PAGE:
By ERIN ALLEN
“Read for your life!” exclaimed children’s author Katherine Paterson as she accepted her medal and new position of National Ambassador for Young People’s Literature on Jan. 5 in a special ceremony.
Two-time winner of the National Book Award and Newbery Medal, as well as many other awards, Paterson will serve in the position during 2010 and 2011; she succeeds Jon Scieszka, appointed in 2008, who was the first person to hold the title. Her platform during the next two years will emphasize “reading for knowledge, understanding and delight.”
“The telling of stories is the oldest form of communication in the world,” said Librarian of Congress James H. Billington. “Stories told in books are one thing that can unify the world because everyone can share stories.
“Our new ambassador is a wonderful storyteller. Her stories change people’s lives when they read them.”
The Center for the Book in the Library of Congress, the Children’s Book Council (CBC) and Every Child a Reader, the CBC foundation, are the sponsors of the National Ambassador for Young People’s Literature initiative. The Librarian of Congress names the National Ambassador for a two-year term, based on recommendations from a selection committee representing many segments of the book community. The selection criteria include the candidate’s contribution to young people’s literature and ability to relate to children. The position was created to raise national awareness of the importance of young people’s literature as it relates to lifelong literacy, education and the development and betterment of their lives.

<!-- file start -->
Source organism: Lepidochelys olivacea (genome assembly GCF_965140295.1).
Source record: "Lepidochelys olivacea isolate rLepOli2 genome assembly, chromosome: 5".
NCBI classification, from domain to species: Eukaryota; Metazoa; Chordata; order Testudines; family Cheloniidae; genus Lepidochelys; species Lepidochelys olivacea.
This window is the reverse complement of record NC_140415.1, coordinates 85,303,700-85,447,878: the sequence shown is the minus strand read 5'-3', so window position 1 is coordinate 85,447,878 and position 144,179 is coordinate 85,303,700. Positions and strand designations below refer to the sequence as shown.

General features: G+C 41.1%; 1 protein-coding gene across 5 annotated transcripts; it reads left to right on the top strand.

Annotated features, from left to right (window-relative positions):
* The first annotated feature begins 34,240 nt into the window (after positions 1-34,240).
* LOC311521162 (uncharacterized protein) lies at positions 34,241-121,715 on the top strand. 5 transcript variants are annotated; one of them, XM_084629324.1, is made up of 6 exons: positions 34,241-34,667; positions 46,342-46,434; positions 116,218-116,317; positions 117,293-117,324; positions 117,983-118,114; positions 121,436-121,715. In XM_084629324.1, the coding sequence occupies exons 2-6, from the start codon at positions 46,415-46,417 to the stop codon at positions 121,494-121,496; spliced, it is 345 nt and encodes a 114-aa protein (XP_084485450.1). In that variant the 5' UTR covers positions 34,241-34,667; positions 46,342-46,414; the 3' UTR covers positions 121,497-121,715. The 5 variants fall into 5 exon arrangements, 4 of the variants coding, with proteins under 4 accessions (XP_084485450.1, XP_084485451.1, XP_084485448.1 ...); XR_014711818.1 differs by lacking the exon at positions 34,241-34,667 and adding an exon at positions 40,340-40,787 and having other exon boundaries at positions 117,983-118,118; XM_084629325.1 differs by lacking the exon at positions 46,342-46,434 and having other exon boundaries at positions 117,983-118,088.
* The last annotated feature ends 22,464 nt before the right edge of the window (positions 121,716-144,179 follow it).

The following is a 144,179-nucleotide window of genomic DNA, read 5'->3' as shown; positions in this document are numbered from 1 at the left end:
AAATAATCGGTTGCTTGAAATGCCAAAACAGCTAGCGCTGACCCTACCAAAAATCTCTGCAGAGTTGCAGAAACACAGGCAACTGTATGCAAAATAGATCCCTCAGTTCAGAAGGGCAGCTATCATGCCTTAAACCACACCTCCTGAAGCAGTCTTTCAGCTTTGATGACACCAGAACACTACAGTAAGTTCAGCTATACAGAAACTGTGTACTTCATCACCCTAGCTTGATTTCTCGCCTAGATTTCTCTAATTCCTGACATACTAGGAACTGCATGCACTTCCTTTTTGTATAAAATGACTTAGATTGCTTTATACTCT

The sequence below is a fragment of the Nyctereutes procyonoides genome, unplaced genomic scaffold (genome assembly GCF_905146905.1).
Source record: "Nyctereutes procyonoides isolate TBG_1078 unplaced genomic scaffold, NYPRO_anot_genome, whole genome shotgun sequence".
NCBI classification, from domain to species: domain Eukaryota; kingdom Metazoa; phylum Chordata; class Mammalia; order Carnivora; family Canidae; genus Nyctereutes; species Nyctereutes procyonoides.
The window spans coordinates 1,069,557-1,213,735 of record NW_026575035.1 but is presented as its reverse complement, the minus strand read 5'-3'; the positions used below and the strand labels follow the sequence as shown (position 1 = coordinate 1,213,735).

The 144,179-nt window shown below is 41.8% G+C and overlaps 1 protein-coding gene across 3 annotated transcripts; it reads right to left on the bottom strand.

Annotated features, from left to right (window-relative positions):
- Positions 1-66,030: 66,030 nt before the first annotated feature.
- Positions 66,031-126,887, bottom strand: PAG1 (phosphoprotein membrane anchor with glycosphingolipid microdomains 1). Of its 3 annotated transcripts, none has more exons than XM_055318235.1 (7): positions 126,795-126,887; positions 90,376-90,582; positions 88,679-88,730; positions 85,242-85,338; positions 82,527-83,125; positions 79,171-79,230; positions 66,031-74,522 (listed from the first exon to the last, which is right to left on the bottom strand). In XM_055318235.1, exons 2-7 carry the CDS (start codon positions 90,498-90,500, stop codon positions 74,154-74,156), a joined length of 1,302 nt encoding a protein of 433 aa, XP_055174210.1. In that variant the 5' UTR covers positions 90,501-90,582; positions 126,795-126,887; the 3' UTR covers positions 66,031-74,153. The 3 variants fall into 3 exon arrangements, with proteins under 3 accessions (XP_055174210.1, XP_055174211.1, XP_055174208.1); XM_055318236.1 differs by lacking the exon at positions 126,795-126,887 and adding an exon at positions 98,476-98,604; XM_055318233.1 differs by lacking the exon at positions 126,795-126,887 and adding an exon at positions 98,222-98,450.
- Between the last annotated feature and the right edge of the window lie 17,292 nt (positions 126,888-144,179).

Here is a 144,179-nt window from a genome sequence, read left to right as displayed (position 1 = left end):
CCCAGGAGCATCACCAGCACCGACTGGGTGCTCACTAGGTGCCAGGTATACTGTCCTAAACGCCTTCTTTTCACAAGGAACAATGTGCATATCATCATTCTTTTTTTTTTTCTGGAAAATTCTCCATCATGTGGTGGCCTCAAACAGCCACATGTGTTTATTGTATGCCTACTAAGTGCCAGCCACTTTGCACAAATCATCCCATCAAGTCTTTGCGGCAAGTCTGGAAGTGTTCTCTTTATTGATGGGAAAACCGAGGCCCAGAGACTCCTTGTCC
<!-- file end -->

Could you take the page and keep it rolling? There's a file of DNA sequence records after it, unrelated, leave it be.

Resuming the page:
Before passing the torch, Scieszka offered some sage advice to Paterson before giving a round of thanks to those involved in his tenure.
“Don’t wear your medal to the airport,” he said.
He also warned her to expect crazy gifts and mementos, rattling off a list of such things as gold pants, capes, sashes and his personal favorite, “The Ambassador’s Fanfare,’” played by a group of young students during one of his school appearances.
When Paterson took the podium, she recited an admittedly bad poem she wrote in elementary school that was published in her school’s newsletter—along with a note of criticism from a teacher.
“Something must have happened (since then). Even I can tell my work has improved over the last 70 years,” she quipped. “I have an answer for that—reading.”
Paterson’s international fame rests not only on her widely acclaimed novels but also on her efforts to promote literacy in the United States and abroad. A two-time winner of the Newbery Medal (“Bridge to Terabithia” and “Jacob Have I Loved”) and the National Book Award (“The Great Gilly Hopkins” and “The Master Puppeteer”), she has received many other accolades for her body of work, including the Hans Christian Andersen Medal, the Astrid Lindgren Memorial Award, and the Governor’s Award for Excellence in the Arts, given by her home state of Vermont. Paterson was also named a Living Legend by the Library of Congress in 2000.
Paterson is vice president of the National Children’s Book and Literacy Alliance, a nonprofit organization that informs, promotes, educates and inspires the American public to pursue literacy for young people and to support libraries. She is both an Alida Cutts Lifetime Member of the United States Board on Books for Young People and a Lifetime Member of the International Board on Books for Young People.
Her most recent book is “The Day of the Pelican,” a moving, dramatic story of a refugee family’s flight from war-torn Kosovo to America. It is the 2010 selection for Vermont Reads, a statewide reading program.
Born in China to Presbyterian missionaries, Patterson lived in 18 places in as many years. By her own admission, books were her friends.
“The friends I found in books not only helped me understand myself better but also helped me understand and reach out to others,” she concluded.
Following the program, the floor was opened up to questions from elementary school students from Brent Elementary, Capitol Hill Day School and St. Peter’s Interparish School, who all also received an autographed copy of Paterson’s “Bread and Roses, Too.”
Erin Allen is acting editor of the Gazette, the Library’s staff newsletter.